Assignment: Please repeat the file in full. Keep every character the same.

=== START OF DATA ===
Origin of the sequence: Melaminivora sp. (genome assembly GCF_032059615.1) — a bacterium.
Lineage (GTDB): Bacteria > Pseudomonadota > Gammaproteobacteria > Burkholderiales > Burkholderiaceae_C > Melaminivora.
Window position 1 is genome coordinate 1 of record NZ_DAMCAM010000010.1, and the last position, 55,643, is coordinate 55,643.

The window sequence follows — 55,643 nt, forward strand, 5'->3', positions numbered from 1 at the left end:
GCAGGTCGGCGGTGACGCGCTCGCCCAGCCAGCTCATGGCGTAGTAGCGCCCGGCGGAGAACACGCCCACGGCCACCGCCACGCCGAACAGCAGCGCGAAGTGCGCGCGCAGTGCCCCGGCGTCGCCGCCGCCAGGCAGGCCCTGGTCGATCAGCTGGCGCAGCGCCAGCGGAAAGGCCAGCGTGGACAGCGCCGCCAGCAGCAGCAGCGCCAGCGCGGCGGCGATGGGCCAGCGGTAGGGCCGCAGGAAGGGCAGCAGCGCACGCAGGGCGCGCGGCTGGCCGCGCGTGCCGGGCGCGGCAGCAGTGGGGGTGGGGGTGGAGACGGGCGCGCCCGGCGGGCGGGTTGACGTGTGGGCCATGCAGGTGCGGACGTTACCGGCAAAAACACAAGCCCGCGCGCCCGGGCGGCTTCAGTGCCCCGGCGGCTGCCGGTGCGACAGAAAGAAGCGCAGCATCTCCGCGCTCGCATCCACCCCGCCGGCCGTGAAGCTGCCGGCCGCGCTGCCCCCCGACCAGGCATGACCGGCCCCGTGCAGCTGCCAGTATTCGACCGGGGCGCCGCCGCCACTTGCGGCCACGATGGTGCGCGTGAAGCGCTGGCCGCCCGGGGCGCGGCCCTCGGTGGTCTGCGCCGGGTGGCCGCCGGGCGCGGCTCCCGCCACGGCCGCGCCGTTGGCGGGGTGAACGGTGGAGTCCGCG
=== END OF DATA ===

Origin of the sequence: Melaminivora sp. (genome assembly GCF_032059615.1) — a bacterium.
Lineage (GTDB): Bacteria > Pseudomonadota > Gammaproteobacteria > Burkholderiales > Burkholderiaceae_C > Melaminivora.
Window position 1 is genome coordinate 1 of record NZ_DAMCAM010000010.1, and the last position, 55,643, is coordinate 55,643.

The window sequence follows — 55,643 nt, forward strand, 5'->3', positions numbered from 1 at the left end:
GCAGGTCGGCGGTGACGCGCTCGCCCAGCCAGCTCATGGCGTAGTAGCGCCCGGCGGAGAACACGCCCACGGCCACCGCCACGCCGAACAGCAGCGCGAAGTGCGCGCGCAGTGCCCCGGCGTCGCCGCCGCCAGGCAGGCCCTGGTCGATCAGCTGGCGCAGCGCCAGCGGAAAGGCCAGCGTGGACAGCGCCGCCAGCAGCAGCAGCGCCAGCGCGGCGGCGATGGGCCAGCGGTAGGGCCGCAGGAAGGGCAGCAGCGCACGCAGGGCGCGCGGCTGGCCGCGCGTGCCGGGCGCGGCAGCAGTGGGGGTGGGGGTGGAGACGGGCGCGCCCGGCGGGCGGGTTGACGTGTGGGCCATGCAGGTGCGGACGTTACCGGCAAAAACACAAGCCCGCGCGCCCGGGCGGCTTCAGTGCCCCGGCGGCTGCCGGTGCGACAGAAAGAAGCGCAGCATCTCCGCGCTCGCATCCACCCCGCCGGCCGTGAAGCTGCCGGCCGCGCTGCCCCCCGACCAGGCATGACCGGCCCCGTGCAGCTGCCAGTATTCGACCGGGGCGCCGCCGCCACTTGCGGCCACGATGGTGCGCGTGAAGCGCTGGCCGCCCGGGGCGCGGCCCTCGGTGGTCTGCGCCGGGTGGCCGCCGGGCGCGGCTCCCGCCACGGCCGCGCCGTTGGCGGGGTGAACGGTGGAGTCCGCG